I’ve always had a lot of pretty diverse interests, and when I first started thinking about potential careers I was looking for something that let me combine my enjoyment of both analytical and creative subjects. I went through a lot of phases, considering architecture, law, orthodontistry and graphic design within a year or so – and I really could have gone in any of those directions!

The big decision that eventually led me towards a Computer Science degree and a career in Software Engineering was probably picking my A Levels. I’d done equally well in arts and science subjects, so I found it tough to choose a direction and commit to one or the other. I think being pushed to make that choice made me realise that I didn’t want to pick just one, and so I chose to study Maths, Further Maths, Physics, Computing and Fine Art. I had to argue with my school that it was a sensible combination of subjects! At that point, I definitely wasn’t planning to study tech, but I wasn’t willing to give up art and felt I could find a way to tie it all together.

During my A Level years I interned at 3 Sided Cube, a tech-for-good agency in Bournemouth. Seeing the work environment there is what sold me on tech as a career. I loved the laid-back vibe, but also the great combination of technical knowledge with creativity and problem solving. So when it came to applying to universities, I looked for courses where I could learn the fundamental theory, but also apply it to real world problems. Royal Holloway was absolutely amazing, and set me up brilliantly for the work I do now!

I can see you were a Women’s Ambassador during University, could you tell us what it was like being a female within a relatively male dominated subject and how has that moulded you as a person?

I’ve actually always enjoyed standing out in this industry! I think it’s a great opportunity to surprise people, and to challenge myself to achieve what I’m aiming for.

Obviously, it’s not always plain-sailing to be in the minority, but I think the mindset you bring to it is more important than any inherent bias. People will have preconceived ideas and expect certain things of you, but what you do about it is always in your control – whether that means working hard to prove them wrong, increasing public awareness, or having the strength to walk away from a company that doesn’t value you.

In a way, I don’t like to think of myself as a “woman in tech” – I’m a woman who works in tech, but day-to-day I don’t think that should make any difference to my experience or contributions to the field. I ended up in the role of Women’s Ambassador of the Computing Society almost by accident, but the main benefit for me was being part of a diverse committee where we were all able to bring our skills and opinions to the table. I was voted in as President the next year, and the whole experience really proved to me that it was better to be part of the group and immerse myself in the field than to view myself as a minority.

What does equality mean to you? And, what advice would you give to other tech companies to ensure they are providing a equal working environment?

I think equality is hugely multi-faceted. Firstly, it’s obviously about things like equal pay and equal expectations when it comes to reviews and promotions. It’s about understanding that the ways we express ourselves vary, and encouraging everyone to ask for the things that they want and need. It’s about working together as individuals, not forcing everyone into a box that fits a business decision or profit margin.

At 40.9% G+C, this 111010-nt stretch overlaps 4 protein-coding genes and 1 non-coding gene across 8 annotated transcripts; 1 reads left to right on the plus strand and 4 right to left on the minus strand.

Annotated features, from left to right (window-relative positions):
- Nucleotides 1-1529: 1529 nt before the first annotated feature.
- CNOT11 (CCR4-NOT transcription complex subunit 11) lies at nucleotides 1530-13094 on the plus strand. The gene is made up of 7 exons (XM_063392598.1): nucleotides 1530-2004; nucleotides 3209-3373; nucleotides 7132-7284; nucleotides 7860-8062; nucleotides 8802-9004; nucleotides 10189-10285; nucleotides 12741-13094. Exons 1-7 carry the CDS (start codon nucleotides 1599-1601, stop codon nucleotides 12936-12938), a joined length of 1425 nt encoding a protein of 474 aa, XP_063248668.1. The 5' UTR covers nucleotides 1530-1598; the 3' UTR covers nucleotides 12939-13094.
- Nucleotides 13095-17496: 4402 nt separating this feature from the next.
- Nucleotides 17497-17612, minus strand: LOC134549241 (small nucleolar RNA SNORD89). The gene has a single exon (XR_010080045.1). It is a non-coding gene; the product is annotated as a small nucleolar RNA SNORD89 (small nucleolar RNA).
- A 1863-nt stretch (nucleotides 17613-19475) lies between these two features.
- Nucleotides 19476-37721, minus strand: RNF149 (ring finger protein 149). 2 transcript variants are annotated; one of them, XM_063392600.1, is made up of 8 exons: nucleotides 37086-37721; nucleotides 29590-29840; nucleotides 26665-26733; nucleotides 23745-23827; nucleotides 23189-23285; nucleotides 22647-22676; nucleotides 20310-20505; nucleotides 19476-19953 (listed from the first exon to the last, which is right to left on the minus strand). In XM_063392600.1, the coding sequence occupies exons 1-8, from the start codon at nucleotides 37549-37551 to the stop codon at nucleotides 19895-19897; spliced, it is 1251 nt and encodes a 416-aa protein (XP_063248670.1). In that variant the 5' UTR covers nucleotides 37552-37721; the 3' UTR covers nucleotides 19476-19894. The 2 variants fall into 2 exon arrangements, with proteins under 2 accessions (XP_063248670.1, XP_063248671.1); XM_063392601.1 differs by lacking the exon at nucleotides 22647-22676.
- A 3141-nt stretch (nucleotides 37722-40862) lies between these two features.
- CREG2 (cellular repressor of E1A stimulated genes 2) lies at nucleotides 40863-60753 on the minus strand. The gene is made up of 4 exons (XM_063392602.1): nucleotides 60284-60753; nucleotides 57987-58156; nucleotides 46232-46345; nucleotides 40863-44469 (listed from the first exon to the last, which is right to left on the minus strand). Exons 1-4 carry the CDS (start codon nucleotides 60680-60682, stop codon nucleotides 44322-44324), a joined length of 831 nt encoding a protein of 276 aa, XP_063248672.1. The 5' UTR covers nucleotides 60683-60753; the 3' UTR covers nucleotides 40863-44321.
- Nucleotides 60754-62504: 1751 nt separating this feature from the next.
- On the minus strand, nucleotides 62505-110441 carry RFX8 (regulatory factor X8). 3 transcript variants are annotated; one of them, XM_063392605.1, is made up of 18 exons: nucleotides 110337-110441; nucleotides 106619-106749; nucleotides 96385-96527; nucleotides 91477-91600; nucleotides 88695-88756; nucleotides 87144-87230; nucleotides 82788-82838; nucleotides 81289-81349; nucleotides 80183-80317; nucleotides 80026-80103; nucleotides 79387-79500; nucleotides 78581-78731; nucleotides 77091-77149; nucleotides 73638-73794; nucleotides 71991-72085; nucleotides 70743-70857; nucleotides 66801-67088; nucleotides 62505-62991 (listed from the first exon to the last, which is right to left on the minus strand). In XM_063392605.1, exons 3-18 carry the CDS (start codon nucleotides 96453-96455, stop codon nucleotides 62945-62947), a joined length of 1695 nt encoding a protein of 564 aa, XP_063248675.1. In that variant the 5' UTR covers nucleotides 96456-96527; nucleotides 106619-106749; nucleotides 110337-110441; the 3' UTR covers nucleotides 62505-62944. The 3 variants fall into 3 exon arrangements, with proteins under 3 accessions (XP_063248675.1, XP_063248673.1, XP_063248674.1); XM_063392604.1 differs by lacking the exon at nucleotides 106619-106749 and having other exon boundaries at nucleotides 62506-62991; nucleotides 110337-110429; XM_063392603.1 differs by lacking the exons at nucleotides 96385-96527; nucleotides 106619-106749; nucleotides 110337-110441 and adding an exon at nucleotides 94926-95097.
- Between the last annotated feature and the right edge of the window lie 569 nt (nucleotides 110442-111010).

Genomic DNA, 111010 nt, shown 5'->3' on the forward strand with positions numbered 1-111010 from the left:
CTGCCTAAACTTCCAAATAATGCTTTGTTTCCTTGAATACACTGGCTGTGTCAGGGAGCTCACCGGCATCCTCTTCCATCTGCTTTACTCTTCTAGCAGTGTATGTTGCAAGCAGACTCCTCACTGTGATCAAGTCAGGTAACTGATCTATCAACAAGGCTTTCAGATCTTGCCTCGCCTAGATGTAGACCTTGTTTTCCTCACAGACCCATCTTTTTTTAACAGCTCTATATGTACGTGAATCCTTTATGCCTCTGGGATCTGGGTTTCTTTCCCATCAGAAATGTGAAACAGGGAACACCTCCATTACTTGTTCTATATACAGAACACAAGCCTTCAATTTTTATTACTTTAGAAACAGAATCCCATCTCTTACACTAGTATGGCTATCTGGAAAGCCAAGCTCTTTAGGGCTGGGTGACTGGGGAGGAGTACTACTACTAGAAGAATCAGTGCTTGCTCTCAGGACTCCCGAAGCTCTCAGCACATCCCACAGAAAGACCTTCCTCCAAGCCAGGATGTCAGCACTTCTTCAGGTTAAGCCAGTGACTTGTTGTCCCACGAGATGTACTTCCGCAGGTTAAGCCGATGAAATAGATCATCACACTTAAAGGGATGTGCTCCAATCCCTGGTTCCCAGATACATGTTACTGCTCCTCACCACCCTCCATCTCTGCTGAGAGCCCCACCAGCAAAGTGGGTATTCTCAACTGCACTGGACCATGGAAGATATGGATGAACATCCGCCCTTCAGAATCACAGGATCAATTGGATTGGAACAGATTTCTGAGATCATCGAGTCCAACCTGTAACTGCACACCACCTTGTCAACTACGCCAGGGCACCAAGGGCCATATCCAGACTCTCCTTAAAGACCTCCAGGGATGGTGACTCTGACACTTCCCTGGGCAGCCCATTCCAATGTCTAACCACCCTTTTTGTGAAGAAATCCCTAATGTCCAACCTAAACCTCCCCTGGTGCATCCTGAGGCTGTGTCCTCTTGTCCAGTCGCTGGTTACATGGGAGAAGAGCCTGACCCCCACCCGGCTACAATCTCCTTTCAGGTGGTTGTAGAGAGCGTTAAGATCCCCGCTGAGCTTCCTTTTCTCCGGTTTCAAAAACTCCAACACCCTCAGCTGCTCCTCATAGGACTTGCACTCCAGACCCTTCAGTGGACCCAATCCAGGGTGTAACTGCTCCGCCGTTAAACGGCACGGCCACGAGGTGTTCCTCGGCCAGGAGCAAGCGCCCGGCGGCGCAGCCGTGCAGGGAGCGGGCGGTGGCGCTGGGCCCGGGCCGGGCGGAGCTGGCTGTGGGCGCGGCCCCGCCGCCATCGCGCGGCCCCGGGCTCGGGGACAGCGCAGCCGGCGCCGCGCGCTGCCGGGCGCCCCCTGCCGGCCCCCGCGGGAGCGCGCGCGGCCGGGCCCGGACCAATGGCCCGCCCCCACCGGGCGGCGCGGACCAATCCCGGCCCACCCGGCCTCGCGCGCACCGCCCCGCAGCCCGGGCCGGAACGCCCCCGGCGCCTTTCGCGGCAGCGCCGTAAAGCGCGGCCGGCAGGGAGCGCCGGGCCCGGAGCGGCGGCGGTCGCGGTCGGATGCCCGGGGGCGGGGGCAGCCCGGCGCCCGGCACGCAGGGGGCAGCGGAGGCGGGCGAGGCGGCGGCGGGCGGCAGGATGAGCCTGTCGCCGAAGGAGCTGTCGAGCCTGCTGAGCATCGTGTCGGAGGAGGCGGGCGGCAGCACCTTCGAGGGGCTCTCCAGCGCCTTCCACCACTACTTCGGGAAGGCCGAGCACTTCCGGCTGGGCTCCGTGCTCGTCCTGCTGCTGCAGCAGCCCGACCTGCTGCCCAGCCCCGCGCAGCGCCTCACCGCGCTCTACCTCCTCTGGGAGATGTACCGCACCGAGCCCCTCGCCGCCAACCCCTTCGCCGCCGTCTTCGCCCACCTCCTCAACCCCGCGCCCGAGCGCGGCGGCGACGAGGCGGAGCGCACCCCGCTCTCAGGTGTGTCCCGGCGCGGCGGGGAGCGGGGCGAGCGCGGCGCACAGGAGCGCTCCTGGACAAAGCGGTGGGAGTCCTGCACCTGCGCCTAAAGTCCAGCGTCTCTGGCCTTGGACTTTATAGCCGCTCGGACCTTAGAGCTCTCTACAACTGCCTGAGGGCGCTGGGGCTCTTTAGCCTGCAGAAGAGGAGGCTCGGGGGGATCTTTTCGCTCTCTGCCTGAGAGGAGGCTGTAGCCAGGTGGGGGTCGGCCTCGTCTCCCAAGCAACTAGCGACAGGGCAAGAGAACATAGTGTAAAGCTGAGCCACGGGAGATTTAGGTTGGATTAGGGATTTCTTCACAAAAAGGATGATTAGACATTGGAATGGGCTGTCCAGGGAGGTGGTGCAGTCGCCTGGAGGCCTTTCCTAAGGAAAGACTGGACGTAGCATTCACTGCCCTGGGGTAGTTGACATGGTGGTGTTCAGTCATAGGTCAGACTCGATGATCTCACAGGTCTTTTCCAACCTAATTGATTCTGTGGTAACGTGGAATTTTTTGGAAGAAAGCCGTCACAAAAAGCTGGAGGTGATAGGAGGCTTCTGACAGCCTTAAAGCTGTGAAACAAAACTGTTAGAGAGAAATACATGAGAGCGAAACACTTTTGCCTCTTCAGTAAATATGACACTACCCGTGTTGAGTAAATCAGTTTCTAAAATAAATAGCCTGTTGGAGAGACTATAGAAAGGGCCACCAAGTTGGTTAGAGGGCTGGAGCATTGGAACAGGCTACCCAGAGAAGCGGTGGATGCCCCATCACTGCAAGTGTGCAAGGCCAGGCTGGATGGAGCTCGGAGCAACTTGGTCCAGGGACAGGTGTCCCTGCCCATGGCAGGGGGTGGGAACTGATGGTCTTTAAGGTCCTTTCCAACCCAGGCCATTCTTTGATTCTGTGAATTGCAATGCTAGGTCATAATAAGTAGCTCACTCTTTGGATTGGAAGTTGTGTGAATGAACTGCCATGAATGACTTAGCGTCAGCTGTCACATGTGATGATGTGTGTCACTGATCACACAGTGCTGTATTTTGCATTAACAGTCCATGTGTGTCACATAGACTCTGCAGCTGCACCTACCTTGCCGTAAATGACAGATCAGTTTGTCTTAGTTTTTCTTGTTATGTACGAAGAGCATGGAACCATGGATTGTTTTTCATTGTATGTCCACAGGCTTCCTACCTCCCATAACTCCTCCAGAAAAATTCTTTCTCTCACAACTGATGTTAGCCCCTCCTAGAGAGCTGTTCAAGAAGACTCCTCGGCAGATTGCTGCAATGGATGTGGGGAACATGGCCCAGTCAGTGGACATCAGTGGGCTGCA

I also think that equality is about treating everyone and everything – people, animals, the environment – with respect. There’s so much good that can come from decisions made with care and appreciation for the world around us, and one of the best things we can do is ask how our actions might affect other people or things. Often by just listening we can solve problems that sound bizarre or unrelatable to those of us who aren’t impacted in the same way.

As a woman in tech, there must have been some barriers & stereotypes that you’ve faced. If so, could you tell us about one of them?

Honestly, the thing that I’ve struggled with most about being a woman in tech is the positive discrimination associated with companies aiming for a 50:50 gender balance. Taking steps to remove biases from hiring, reviews and promotions is obviously very necessary, and I absolutely support businesses in doing this – I’ve certainly been on the receiving end of negative stereotypes in the past.

But I would be offended if I was offered a job in preference to someone else just because I’m female, or if the main incentive was to boost a company’s diversity stats. I believe that true equality comes from me being able to stand alongside whoever else applies, and be chosen for my personality and experience, irrespective of gender.

As it’s B Corp month, who are some other B Corp companies you follow that you think are awesome?

I think DAME are great – they make environmentally friendly period products and aim to reduce erase single use plastic from the industry as well as the stigma around discussing periods! Everything from their products to advertising drives positive change on a subject that is often seen as taboo.

I’m also a big fan of Triodos, Tony’s Chocolonely and Patagonia, who are really leading the drive for change in industries with traditionally negative environmental and ethical impacts.

If you could give advice to other women about getting into a career with tech, what would you say to them?

Don’t be afraid to aim high.
Figure out what it is that you want, and stay aligned to those goals – even if they’re not what other people might expect of you.
Call out discrimination, even when it works in your favour.
Imposter syndrome is totally normal – just remember to look back at how far you’ve come and pat yourself on the back from time to time!

Lastly, what is a mantra you live by or your favourite quote?

“The mind is everything. What you think you become.”

What a great note to end on!

Cheers Dulcie you rock! #womenrock

An interview by Steph Jackson

A voice for diversity in Tech and Engineering